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Circ Res. 2016 Apr 1;118(7):1125-41; discussion 1142. doi: 10.1161/CIRCRESAHA.116.308391.

Biochemistry and Biology of GDF11 and Myostatin: Similarities, Differences, and Questions for Future Investigation.

Author information

1
From the Department of Molecular Genetics, College of Medicine, University of Cincinnati, OH (R.G.W., T.B.T.); Department of Stem Cell and Regenerative Biology, Harvard Stem Cell Institute, Harvard University, Cambridge, MA (T.P., L.K., S.M.B., J.O., S.W., L.L.R., A.J.W., R.T.L.); Department of Neuroscience, Institut Pasteur, Paris, France (L.K.); Cardiovascular Division (T.P.), Department of Medicine, Brigham Regenerative Medicine Center, Brigham and Women's Hospital, Harvard Medical School, Boston, MA (Y.W.F., R.T.L.); Section on Islet Cell and Regenerative Biology, Joslin Diabetes Center, Boston, MA (J.O., S.W., A.J.W.); Division of Cardiology, Universitäres Herzzentrum, Zürich, Switzerland (B.H.); Department of Medicine, University of California, San Francisco (B.H., P.G.); and Division of Cardiology, San Francisco General Hospital, CA (P.G.).
2
From the Department of Molecular Genetics, College of Medicine, University of Cincinnati, OH (R.G.W., T.B.T.); Department of Stem Cell and Regenerative Biology, Harvard Stem Cell Institute, Harvard University, Cambridge, MA (T.P., L.K., S.M.B., J.O., S.W., L.L.R., A.J.W., R.T.L.); Department of Neuroscience, Institut Pasteur, Paris, France (L.K.); Cardiovascular Division (T.P.), Department of Medicine, Brigham Regenerative Medicine Center, Brigham and Women's Hospital, Harvard Medical School, Boston, MA (Y.W.F., R.T.L.); Section on Islet Cell and Regenerative Biology, Joslin Diabetes Center, Boston, MA (J.O., S.W., A.J.W.); Division of Cardiology, Universitäres Herzzentrum, Zürich, Switzerland (B.H.); Department of Medicine, University of California, San Francisco (B.H., P.G.); and Division of Cardiology, San Francisco General Hospital, CA (P.G.). RLee@bwh.harvard.edu amy_wagers@harvard.edu.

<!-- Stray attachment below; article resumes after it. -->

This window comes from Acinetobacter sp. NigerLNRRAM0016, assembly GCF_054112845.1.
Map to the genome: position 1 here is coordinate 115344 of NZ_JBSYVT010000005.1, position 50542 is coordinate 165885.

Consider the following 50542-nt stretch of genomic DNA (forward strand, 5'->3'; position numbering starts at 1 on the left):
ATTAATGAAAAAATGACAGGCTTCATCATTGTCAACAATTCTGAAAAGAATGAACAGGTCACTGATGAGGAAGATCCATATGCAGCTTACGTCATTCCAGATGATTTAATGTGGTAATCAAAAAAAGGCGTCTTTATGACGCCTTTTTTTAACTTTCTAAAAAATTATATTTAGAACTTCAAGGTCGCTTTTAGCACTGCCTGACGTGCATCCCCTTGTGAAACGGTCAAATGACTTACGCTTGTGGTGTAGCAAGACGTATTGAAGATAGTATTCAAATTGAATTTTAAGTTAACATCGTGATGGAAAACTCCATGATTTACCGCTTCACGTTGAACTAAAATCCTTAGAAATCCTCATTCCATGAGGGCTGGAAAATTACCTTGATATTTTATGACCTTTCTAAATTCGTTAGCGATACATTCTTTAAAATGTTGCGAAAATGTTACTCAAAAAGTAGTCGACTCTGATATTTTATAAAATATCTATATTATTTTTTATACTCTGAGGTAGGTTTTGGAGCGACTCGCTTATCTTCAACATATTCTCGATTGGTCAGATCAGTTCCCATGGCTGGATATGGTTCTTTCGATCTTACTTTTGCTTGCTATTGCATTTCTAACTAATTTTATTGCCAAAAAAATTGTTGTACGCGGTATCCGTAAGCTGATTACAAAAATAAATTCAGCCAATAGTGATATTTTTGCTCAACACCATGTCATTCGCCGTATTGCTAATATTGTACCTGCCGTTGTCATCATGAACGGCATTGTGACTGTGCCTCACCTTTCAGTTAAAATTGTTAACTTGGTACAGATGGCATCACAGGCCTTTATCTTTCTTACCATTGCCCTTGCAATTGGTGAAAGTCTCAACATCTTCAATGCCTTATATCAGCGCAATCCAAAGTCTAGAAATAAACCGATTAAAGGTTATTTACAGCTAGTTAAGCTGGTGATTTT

Abstract

Growth differentiation factor 11 (GDF11) and myostatin (or GDF8) are closely related members of the transforming growth factor β superfamily and are often perceived to serve similar or overlapping roles. Yet, despite commonalities in protein sequence, receptor utilization and signaling, accumulating evidence suggests that these 2 ligands can have distinct functions in many situations. GDF11 is essential for mammalian development and has been suggested to regulate aging of multiple tissues, whereas myostatin is a well-described negative regulator of postnatal skeletal and cardiac muscle mass and modulates metabolic processes. In this review, we discuss the biochemical regulation of GDF11 and myostatin and their functions in the heart, skeletal muscle, and brain. We also highlight recent clinical findings with respect to a potential role for GDF11 and/or myostatin in humans with heart disease. Finally, we address key outstanding questions related to GDF11 and myostatin dynamics and signaling during development, growth, and aging.

KEYWORDS:

heart disease; ligands; muscle; myocardium

PMID:
27034275
PMCID:
PMC4818972
DOI:
10.1161/CIRCRESAHA.116.308391
[Indexed for MEDLINE]
Free PMC Article

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